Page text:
The Magazine


Dec 28, 1998, Vol. 4, No. 15 • By DINESH D'SOUZA
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I confess to having been mildly embarrassed when Rigoberta Menchu, Guatemalan political activist and author of I, Rigoberta Menchu, won the Nobel Peace Prize in 1992. The Chronicle of Higher Education called the very day her prize was announced and reminded me that in my book Illiberal Education the year before, I had harshly criticized Menchu's autobiography as a sadly typical example of the bogus multicultural agitprop that was displacing the Western classics on the reading lists for undergraduates at elite universities like Stanford.

"Now that Rigoberta has won the Nobel prize," the reporter asked, "what is your reaction?"

"All I can say," I replied, "is that I am relieved she didn't win for literature."

For Rigoberta, the Nobel prize proved to be a canonization in both senses of the term. This obscure Indian woman who published her 1983 autobiography when she was still in her mid 20s, suddenly received worldwide recognition as a leftist icon -- a modern-day Saint Sebastian, pierced by the arrows of racist discrimination and colonial exploitation. She received several honorary doctorates and in 1992 was nominated as a United Nations goodwill ambassador and special representative of indigenous peoples. Her book, hailed as a first-person account of Guatemalan bigotry and brutality against native Indians, spread from cutting-edge curricula like Stanford's to become part of the canon of required and frequently assigned readings in high schools and universities around the globe.

Then, just last week, the New York Times revealed that much of I, Rigoberta Menchu is a fabrication. Times reporter Larry Rohter corroborated the research of an American anthropologist, David Stoll, whose interviews with over a hundred people and archival research during the past decade led him to conclude that Rigoberta's story "cannot be the eyewitness account it purports to be."

For example, in one of the most moving scenes in the book, Rigoberta describes how she watched her brother Nicolas die of malnutrition. But the New York Times found Nicolas alive and well enough to be running a relatively prosperous homestead in a Guatemalan village. According to members of Rigoberta's own family, as well as residents of her village, she also fabricated her account of how a second brother was burned alive by army troops as her parents were forced to watch.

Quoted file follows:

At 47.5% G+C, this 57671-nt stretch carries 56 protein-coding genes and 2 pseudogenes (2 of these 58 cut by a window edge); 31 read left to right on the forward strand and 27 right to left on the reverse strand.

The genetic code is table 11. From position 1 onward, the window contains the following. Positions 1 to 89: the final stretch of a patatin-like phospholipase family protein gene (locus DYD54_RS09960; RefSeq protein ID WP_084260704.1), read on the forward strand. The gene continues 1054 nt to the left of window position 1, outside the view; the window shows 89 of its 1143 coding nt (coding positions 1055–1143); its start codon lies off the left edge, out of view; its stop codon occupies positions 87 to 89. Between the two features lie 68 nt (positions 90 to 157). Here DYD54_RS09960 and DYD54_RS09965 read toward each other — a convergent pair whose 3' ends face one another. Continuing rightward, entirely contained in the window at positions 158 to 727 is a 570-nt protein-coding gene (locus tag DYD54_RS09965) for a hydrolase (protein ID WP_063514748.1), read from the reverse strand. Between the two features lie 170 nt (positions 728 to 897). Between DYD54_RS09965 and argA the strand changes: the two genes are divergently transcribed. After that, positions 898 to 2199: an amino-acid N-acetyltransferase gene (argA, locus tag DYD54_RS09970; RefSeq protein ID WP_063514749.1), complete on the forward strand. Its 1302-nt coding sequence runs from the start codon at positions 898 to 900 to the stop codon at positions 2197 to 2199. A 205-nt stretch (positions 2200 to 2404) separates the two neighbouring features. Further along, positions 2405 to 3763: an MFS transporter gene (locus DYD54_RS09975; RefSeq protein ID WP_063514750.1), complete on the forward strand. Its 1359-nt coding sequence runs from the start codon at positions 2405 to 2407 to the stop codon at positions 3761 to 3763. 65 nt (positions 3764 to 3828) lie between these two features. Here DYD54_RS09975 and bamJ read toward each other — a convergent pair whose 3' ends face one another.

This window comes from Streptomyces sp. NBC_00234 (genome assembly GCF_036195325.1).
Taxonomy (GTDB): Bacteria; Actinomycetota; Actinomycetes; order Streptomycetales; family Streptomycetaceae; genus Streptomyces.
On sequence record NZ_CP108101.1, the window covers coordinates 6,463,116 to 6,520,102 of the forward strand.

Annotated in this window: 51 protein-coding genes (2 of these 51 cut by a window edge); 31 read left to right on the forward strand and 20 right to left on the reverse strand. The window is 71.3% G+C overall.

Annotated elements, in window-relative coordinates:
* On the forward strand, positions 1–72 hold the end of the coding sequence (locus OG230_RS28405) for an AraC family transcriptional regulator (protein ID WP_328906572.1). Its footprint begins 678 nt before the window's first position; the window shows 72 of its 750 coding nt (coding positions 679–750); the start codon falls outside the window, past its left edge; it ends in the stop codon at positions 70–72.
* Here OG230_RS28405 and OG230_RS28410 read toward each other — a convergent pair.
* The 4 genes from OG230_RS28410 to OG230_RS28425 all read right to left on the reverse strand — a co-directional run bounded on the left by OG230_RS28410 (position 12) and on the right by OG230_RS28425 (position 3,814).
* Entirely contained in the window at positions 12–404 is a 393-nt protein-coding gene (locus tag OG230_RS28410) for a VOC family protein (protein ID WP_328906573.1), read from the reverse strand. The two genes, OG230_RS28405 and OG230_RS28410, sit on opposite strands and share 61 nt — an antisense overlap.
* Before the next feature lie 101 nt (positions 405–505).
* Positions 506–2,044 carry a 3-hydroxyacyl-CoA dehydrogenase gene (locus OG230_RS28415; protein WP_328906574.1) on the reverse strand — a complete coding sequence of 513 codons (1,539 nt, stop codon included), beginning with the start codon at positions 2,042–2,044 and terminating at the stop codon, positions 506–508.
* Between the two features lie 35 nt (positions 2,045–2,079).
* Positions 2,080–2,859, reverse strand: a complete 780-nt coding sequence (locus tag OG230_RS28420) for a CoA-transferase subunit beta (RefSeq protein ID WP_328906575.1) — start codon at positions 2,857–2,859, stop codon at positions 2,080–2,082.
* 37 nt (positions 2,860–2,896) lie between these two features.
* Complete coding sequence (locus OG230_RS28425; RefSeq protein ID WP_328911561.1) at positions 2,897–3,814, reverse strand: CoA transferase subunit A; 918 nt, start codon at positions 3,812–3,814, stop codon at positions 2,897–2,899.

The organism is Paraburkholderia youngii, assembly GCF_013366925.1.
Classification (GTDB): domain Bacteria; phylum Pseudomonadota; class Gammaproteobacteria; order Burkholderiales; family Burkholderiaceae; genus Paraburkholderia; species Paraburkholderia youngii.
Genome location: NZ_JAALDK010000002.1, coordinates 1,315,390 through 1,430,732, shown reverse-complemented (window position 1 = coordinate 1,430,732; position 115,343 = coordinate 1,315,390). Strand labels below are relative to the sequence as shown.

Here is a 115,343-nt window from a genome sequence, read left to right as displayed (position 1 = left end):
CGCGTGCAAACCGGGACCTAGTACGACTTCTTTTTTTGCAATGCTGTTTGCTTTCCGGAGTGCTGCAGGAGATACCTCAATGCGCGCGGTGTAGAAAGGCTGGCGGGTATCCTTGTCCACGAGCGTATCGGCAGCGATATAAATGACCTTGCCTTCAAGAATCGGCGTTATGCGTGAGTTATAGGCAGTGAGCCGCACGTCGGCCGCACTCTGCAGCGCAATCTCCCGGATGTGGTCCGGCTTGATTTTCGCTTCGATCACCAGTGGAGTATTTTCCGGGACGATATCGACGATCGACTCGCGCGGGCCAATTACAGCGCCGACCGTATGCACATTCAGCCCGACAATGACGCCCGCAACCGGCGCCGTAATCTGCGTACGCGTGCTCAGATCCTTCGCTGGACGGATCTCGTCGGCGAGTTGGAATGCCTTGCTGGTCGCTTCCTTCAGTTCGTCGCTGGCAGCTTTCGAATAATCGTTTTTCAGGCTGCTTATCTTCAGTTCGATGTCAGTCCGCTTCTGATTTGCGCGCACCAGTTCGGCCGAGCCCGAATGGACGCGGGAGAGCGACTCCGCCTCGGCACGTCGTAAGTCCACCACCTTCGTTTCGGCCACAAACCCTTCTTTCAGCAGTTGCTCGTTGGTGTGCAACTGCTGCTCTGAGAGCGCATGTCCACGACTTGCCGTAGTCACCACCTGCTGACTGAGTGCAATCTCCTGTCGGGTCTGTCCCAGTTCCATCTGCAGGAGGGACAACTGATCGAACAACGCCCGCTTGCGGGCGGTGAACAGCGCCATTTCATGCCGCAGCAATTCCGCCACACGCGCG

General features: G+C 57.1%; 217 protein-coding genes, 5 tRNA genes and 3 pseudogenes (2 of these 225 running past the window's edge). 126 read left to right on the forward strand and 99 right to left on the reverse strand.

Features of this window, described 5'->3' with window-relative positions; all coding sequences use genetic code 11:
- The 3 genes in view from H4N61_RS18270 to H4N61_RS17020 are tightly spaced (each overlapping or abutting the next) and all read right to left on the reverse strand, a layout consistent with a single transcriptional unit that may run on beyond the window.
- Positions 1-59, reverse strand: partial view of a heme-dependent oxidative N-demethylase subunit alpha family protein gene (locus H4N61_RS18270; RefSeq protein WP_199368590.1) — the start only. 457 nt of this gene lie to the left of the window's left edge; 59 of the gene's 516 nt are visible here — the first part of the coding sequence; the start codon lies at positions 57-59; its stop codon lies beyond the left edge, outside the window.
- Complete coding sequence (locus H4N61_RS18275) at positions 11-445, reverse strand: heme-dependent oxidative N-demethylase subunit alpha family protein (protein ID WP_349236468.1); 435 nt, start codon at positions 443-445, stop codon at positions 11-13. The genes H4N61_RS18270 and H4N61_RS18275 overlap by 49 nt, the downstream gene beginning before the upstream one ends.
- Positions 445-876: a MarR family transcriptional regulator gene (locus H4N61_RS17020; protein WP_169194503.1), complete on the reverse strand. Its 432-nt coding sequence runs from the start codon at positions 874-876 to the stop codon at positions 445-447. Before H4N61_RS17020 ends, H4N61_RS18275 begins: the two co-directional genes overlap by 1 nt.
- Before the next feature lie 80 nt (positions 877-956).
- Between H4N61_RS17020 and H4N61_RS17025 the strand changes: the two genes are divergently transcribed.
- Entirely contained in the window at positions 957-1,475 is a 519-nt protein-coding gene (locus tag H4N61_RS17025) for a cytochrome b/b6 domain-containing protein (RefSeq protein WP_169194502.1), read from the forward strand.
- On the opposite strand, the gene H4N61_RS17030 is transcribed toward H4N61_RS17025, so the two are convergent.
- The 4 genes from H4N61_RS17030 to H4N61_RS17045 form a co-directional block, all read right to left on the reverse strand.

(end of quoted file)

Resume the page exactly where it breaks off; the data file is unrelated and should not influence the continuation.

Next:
Central to Rigoberta's story -- and the supposed source of her Marxism -- is a land dispute in which her impoverished family, working for slave wages on plantations, is intimidated and oppressed by wealthy landowners of European descent. Those nefarious oligarchs supposedly manipulated the government into forcing the Menchu family and other poor Indians off unclaimed land that they had farmed. According to the locals, however, this dispute was really a land feud that pitted Rigoberta's father against his in-laws. "It was a family quarrel that went on for years and years," Efrain Galindo, the mayor of the town, told Rohter. "I wanted peace, but none of us could get them to negotiate a settlement."

Even on small matters, Rigoberta's account turns out to be unreliable. On the very first page of her autobiography, Rigoberta says that she "never went to school" and only learned Spanish as an adult. In fact, she received the equivalent of a middle-school education as a scholarship student at two prestigious private boarding schools operated by Catholic nuns. Her half-sister Rosa Menchu confirms that since Rigoberta spent much of her youth in boarding schools, she could not possibly have worked as a political organizer and labored up to eight months a year on coffee and cotton plantations, as described in considerable detail in her autobiography.

None of this is to deny that Rigoberta's family, like many Guatemalans, suffered greatly during that country's long civil war. Both her parents were killed in that bloody conflict. But Rigoberta's account of the tragedy can no longer be trusted. "The book is one lie after another, and she knows it," Alfonso Rivera, a municipal clerk who kept all official records for the area for three decades, told the Times.

No less interesting than these revelations has been the reaction to them by Rigoberta Menchu, her champions and advocates. Rigoberta herself senses a racist plot and denounces her critics for "political provocations." The Nobel committee, having found Rigoberta a suitably obscure and politically correct candidate for its peace prize in 1992, the 500th anniversary of Columbus's landing in North America, said that it will not rescind the prize even though her only credential for winning was her life story, as narrated in her autobiography.